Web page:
elset, I got a decay time of May 2.0485 which is May 2 at 01:10 UTC - this
is why I made the comment about it coming down as much as 90 minutes
earlier than 02:30 UTC. At 01:10 UTC it would have been near latitude 22
deg S, 24 deg E having passed near Keetmanshoop two minutes before!

In fact, there must be uncertainty about the decay location along the orbit
since the orbit is not far from circular. However, its perigee was located
in the S hemisphere on its approach to the equator, and it would have been
running into the atmospheric bulge over the equator as it tracked over
southern Africa - these factors make that sector of its orbit the most
likely for decay.

My final SatEvo-predicted elset for the previous northbound equator
crossing is:

C 2350 Proton r                                  128 x 122 km
1 25316U 98025B   98121.99295038  .38501339  20253+1  18635-3 0 90212
2 25316  51.6132 279.8740 0004026 301.7589  58.2019 16.55442427   464

and the the ground track towards the end of that rev would have been:

   Time (UTC)  Latitude  Longitude

    01:00       47.4 S    14.1 W
    01:01       45.6 S     9.0 W
    01:02       43.6 S     4.2 W
    01:03       41.3 S     0.3 E
    01:04       38.9 S     4.4 E
    01:05       36.3 S     8.2 E
    01.06       33.6 S    11.8 E
    01:07       30.8 S    15.1 E
    01:08       27.8 S    18.3 E
    01:09       24.8 S    21.2 E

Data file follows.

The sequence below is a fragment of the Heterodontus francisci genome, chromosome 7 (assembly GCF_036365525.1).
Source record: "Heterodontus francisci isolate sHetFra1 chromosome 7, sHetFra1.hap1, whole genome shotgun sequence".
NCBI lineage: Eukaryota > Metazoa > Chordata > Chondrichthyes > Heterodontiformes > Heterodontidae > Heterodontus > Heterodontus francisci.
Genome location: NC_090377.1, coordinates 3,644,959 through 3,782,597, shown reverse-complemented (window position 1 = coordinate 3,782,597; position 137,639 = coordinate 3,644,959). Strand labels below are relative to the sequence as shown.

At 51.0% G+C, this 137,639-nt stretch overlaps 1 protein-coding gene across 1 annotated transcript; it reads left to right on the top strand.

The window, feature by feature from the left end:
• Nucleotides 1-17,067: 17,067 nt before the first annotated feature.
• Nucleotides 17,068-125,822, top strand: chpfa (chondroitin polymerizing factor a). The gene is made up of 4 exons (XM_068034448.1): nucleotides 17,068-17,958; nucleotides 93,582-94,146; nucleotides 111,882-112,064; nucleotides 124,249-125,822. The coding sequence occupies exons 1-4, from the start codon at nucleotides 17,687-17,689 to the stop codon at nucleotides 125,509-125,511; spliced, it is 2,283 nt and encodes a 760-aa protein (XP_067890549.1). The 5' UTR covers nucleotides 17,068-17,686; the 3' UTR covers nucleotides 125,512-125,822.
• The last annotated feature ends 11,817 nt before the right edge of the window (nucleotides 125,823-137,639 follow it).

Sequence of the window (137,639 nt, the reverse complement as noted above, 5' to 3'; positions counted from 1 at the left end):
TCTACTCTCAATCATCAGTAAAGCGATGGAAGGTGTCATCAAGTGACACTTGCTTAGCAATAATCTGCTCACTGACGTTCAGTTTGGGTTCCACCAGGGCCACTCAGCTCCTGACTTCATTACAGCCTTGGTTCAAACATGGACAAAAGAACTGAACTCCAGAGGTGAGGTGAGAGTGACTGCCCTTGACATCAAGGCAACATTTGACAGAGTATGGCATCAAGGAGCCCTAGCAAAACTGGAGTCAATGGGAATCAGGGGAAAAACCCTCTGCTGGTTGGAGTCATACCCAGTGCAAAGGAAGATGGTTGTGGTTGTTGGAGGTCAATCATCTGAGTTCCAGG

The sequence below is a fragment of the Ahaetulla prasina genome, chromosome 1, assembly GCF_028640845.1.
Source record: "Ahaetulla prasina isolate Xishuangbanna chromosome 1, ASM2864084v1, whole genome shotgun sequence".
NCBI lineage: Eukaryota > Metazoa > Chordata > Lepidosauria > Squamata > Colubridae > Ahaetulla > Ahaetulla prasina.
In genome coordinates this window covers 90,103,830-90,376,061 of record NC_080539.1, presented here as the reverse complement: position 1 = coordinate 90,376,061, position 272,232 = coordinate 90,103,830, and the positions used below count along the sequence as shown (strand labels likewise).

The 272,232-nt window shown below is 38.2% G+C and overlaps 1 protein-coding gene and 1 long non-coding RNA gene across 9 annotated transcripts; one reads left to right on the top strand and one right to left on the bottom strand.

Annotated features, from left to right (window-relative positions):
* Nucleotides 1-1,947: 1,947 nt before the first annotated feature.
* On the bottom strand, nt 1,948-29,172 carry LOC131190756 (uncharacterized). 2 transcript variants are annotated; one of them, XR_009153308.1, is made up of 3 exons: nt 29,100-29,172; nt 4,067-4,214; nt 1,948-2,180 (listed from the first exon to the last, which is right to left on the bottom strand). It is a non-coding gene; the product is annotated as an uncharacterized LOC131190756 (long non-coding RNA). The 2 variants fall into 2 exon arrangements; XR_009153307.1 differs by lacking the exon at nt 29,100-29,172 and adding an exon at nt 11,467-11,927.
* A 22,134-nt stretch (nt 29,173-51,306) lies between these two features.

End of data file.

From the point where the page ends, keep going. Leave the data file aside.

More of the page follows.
01:10       21.8 S    24.0 E
    01:11       18.6 S    26.7 E
    01:12       15.5 S    29.2 E
    01:13       12.3 S    31.7 E
    01:14        9.0 S    34.1 E
    01:15        5.8 S    36.5 E
    01:16        2.5 S    38.8 E
    01:17        0.7 N    41.1 E
    01:18        4.0 N    43.4 E

I think that these times are unlikely to be out by more than 10 seconds and
the ground track should be very good. I don't give altitudes in this table,
but if it was producing a re-entry display it was probably below 80 km. The
fact that sonic effects were heard too suggests that it might have been
lower still (<60km?) but we are getting outside my experience/knowledge.

You ask how I produce the "Actual?" decay times. I collect all the
available elsets on all decaying objects and attempt to satisfy them by
fitting an orbital evolution through them using my SatEvo program (see my
WWW page). This gives me the decay time which I report in my SatEvo decay
lists. For the majority of objects, I have now way of checking whether my
calculations match reality - your report is one of the few exceptions and
I'm very grateful for it.

 Alan Pickup | COSPAR site 2707:   55d53m48.7s N   3d11m51.2s W    156m asl
 Edinburgh   | Home:       +44 (0)131 477 9144
 Scotland    | SatEvo satellite page:


Thanks again Alan.

                        Willie Koorts   

       Cape Town,  Observatory   33d 56' 03"S   18d 28' 36"E   GMT + 2h
       Wellington, South Africa  33d 38' 56"S   19d 00' 52"E   GMT + 2h

       For - Amateur Astronomy - Telescope Making - Satellite Tracking -
                   Visit  ....